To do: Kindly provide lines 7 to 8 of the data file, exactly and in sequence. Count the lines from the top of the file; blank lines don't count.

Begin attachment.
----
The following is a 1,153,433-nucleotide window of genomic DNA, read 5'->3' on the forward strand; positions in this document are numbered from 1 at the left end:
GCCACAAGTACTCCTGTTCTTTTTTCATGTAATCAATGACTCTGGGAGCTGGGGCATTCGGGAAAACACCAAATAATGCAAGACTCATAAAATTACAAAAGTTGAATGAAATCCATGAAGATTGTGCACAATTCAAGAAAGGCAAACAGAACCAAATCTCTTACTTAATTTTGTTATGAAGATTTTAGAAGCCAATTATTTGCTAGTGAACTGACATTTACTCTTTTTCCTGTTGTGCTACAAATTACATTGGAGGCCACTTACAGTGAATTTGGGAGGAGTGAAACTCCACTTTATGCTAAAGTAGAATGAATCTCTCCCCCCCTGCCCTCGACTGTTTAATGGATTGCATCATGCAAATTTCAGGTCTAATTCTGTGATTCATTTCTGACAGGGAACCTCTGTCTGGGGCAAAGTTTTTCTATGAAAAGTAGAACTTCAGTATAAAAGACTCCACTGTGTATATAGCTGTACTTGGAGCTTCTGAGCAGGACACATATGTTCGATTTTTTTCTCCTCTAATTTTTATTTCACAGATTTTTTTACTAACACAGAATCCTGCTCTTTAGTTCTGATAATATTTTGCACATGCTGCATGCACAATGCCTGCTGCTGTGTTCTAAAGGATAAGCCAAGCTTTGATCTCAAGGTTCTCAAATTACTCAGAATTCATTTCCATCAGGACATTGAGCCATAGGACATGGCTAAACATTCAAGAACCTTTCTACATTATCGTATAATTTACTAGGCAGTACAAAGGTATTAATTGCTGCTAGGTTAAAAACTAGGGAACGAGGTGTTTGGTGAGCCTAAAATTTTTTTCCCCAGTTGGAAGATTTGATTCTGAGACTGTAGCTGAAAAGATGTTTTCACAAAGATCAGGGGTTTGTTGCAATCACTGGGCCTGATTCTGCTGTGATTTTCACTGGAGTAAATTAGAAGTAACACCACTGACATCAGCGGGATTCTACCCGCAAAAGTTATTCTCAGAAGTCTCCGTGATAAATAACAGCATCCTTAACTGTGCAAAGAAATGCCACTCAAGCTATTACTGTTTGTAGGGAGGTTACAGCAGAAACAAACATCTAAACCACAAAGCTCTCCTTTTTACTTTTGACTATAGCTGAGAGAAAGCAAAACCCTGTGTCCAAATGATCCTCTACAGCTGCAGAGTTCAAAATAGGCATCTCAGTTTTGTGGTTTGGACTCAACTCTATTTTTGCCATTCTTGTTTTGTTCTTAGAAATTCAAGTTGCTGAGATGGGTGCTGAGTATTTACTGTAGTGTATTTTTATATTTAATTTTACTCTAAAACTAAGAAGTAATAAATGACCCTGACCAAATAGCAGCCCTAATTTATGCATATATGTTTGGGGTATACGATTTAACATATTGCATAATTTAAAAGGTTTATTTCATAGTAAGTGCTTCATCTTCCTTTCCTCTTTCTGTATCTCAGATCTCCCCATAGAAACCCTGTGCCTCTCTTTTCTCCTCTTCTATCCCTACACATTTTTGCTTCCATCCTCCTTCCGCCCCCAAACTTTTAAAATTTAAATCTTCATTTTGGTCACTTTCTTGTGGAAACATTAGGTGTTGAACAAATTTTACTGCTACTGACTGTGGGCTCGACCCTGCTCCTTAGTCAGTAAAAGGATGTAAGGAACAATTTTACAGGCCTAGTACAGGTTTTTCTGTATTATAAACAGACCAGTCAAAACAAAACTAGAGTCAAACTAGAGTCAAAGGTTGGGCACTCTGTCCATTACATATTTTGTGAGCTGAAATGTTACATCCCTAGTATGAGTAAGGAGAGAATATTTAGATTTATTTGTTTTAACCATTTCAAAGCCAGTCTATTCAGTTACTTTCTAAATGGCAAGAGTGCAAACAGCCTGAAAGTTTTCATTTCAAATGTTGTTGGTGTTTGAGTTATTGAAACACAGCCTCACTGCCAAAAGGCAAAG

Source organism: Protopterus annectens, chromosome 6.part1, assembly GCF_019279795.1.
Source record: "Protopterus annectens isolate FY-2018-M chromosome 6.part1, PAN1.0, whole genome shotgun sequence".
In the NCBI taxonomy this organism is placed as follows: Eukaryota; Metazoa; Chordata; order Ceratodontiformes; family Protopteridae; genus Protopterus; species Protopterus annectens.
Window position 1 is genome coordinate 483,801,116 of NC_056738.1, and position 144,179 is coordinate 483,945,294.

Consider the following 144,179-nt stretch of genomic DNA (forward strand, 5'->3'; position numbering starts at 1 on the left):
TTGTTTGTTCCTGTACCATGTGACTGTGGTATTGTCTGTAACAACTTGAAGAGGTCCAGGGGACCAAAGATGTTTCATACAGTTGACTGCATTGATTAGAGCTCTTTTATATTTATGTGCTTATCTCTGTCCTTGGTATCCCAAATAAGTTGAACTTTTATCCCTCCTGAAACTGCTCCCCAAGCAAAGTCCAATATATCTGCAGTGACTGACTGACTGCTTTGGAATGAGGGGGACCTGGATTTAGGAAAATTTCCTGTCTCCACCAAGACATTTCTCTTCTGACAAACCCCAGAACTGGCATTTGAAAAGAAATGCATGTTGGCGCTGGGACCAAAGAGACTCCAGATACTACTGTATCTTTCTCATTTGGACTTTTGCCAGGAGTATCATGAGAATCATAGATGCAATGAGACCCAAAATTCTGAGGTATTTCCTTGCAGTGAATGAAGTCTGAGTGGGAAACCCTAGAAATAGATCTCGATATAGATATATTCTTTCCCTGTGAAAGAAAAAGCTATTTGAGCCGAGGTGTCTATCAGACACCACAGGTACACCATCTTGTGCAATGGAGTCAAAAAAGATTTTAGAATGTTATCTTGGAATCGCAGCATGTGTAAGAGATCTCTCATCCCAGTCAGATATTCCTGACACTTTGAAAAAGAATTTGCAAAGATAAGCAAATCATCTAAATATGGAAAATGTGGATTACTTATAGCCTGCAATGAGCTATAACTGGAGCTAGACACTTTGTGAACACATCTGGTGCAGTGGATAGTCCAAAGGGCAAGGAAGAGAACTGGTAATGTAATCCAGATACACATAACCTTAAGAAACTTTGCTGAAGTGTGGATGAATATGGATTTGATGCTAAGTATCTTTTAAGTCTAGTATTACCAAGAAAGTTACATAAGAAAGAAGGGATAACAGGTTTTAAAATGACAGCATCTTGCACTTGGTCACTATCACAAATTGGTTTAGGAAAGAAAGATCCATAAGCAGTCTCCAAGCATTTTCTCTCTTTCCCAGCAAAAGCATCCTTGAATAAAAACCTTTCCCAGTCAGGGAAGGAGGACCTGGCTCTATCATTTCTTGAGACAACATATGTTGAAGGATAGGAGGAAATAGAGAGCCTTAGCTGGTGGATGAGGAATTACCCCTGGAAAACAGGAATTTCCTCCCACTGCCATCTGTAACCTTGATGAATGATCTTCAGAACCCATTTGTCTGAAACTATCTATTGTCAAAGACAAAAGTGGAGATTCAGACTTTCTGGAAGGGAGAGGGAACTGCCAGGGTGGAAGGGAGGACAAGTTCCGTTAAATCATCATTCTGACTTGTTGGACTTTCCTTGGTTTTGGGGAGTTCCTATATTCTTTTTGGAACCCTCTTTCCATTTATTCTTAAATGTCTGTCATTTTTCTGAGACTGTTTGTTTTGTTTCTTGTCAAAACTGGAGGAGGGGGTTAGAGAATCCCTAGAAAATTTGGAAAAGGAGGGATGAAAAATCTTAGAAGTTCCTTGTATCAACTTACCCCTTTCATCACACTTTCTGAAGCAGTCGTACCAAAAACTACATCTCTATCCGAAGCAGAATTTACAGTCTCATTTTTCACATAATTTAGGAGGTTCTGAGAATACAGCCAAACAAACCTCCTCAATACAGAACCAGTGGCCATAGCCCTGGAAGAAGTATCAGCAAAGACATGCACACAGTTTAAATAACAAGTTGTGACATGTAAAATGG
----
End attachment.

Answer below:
Consider the following 144,179-nt stretch of genomic DNA (forward strand, 5'->3'; position numbering starts at 1 on the left):
TTGTTTGTTCCTGTACCATGTGACTGTGGTATTGTCTGTAACAACTTGAAGAGGTCCAGGGGACCAAAGATGTTTCATACAGTTGACTGCATTGATTAGAGCTCTTTTATATTTATGTGCTTATCTCTGTCCTTGGTATCCCAAATAAGTTGAACTTTTATCCCTCCTGAAACTGCTCCCCAAGCAAAGTCCAATATATCTGCAGTGACTGACTGACTGCTTTGGAATGAGGGGGACCTGGATTTAGGAAAATTTCCTGTCTCCACCAAGACATTTCTCTTCTGACAAACCCCAGAACTGGCATTTGAAAAGAAATGCATGTTGGCGCTGGGACCAAAGAGACTCCAGATACTACTGTATCTTTCTCATTTGGACTTTTGCCAGGAGTATCATGAGAATCATAGATGCAATGAGACCCAAAATTCTGAGGTATTTCCTTGCAGTGAATGAAGTCTGAGTGGGAAACCCTAGAAATAGATCTCGATATAGATATATTCTTTCCCTGTGAAAGAAAAAGCTATTTGAGCCGAGGTGTCTATCAGACACCACAGGTACACCATCTTGTGCAATGGAGTCAAAAAAGATTTTAGAATGTTATCTTGGAATCGCAGCATGTGTAAGAGATCTCTCATCCCAGTCAGATATTCCTGACACTTTGAAAAAGAATTTGCAAAGATAAGCAAATCATCTAAATATGGAAAATGTGGATTACTTATAGCCTGCAATGAGCTATAACTGGAGCTAGACACTTTGTGAACACATCTGGTGCAGTGGATAGTCCAAAGGGCAAGGAAGAGAACTGGTAATGTAATCCAGATACACATAACCTTAAGAAACTTTGCTGAAGTGTGGATGAATATGGATTTGATGCTAAGTATCTTTTAAGTCTAGTATTACCAAGAAAGTTACATAAGAAAGAAGGGATAACAGGTTTTAAAATGACAGCATCTTGCACTTGGTCACTATCACAAATTGGTTTAGGAAAGAAAGATCCATAAGCAGTCTCCAAGCATTTTCTCTCTTTCCCAGCAAAAGCATCCTTGAATAAAAACCTTTCCCAGTCAGGGAAGGAGGACCTGGCTCTATCATTTCTTGAGACAACATATGTTGAAGGATAGGAGGAAATAGAGAGCCTTAGCTGGTGGATGAGGAATTACCCCTGGAAAACAGGAATTTCCTCCCACTGCCATCTGTAACCTTGATGAATGATCTTCAGAACCCATTTGTCTGAAACTATCTATTGTCAAAGACAAAAGTGGAGATTCAGACTTTCTGGAAGGGAGAGGGAACTGCCAGGGTGGAAGGGAGGACAAGTTCCGTTAAATCATCATTCTGACTTGTTGGACTTTCCTTGGTTTTGGGGAGTTCCTATATTCTTTTTGGAACCCTCTTTCCATTTATTCTTAAATGTCTGTCATTTTTCTGAGACTGTTTGTTTTGTTTCTTGTCAAAACTGGAGGAGGGGGTTAGAGAATCCCTAGAAAATTTGGAAAAGGAGGGATGAAAAATCTTAGAAGTTCCTTGTATCAACTTACCCCTTTCATCACACTTTCTGAAGCAGTCGTACCAAAAACTACATCTCTATCCGAAGCAGAATTTACAGTCTCATTTTTCACATAATTTAGGAGGTTCTGAGAATACAGCCAAACAAACCTCCTCAATACAGAACCAGTGGCCATAGCCCTGGAAGAAGTATCAGCAAAGACATGCACACAGTTTAAATAACAAGTTGTGACATGTAAAATGG